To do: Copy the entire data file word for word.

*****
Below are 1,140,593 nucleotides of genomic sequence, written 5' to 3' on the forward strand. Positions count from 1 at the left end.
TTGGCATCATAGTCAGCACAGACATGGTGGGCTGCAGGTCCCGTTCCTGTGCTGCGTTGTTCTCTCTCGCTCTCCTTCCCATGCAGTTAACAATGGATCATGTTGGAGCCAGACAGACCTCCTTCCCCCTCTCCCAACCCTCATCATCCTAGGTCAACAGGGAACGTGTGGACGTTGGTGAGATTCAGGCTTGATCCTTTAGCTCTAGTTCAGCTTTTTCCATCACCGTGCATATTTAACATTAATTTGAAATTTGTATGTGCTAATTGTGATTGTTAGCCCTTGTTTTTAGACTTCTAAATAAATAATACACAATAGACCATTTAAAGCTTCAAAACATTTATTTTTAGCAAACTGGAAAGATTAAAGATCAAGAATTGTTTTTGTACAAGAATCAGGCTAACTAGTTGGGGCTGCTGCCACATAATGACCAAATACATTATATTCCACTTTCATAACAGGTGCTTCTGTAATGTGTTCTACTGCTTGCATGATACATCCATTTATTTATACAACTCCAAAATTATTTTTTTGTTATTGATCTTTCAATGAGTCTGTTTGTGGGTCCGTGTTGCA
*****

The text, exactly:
Below are 1,140,593 nucleotides of genomic sequence, written 5' to 3' on the forward strand. Positions count from 1 at the left end.
TTGGCATCATAGTCAGCACAGACATGGTGGGCTGCAGGTCCCGTTCCTGTGCTGCGTTGTTCTCTCTCGCTCTCCTTCCCATGCAGTTAACAATGGATCATGTTGGAGCCAGACAGACCTCCTTCCCCCTCTCCCAACCCTCATCATCCTAGGTCAACAGGGAACGTGTGGACGTTGGTGAGATTCAGGCTTGATCCTTTAGCTCTAGTTCAGCTTTTTCCATCACCGTGCATATTTAACATTAATTTGAAATTTGTATGTGCTAATTGTGATTGTTAGCCCTTGTTTTTAGACTTCTAAATAAATAATACACAATAGACCATTTAAAGCTTCAAAACATTTATTTTTAGCAAACTGGAAAGATTAAAGATCAAGAATTGTTTTTGTACAAGAATCAGGCTAACTAGTTGGGGCTGCTGCCACATAATGACCAAATACATTATATTCCACTTTCATAACAGGTGCTTCTGTAATGTGTTCTACTGCTTGCATGATACATCCATTTATTTATACAACTCCAAAATTATTTTTTTGTTATTGATCTTTCAATGAGTCTGTTTGTGGGTCCGTGTTGCA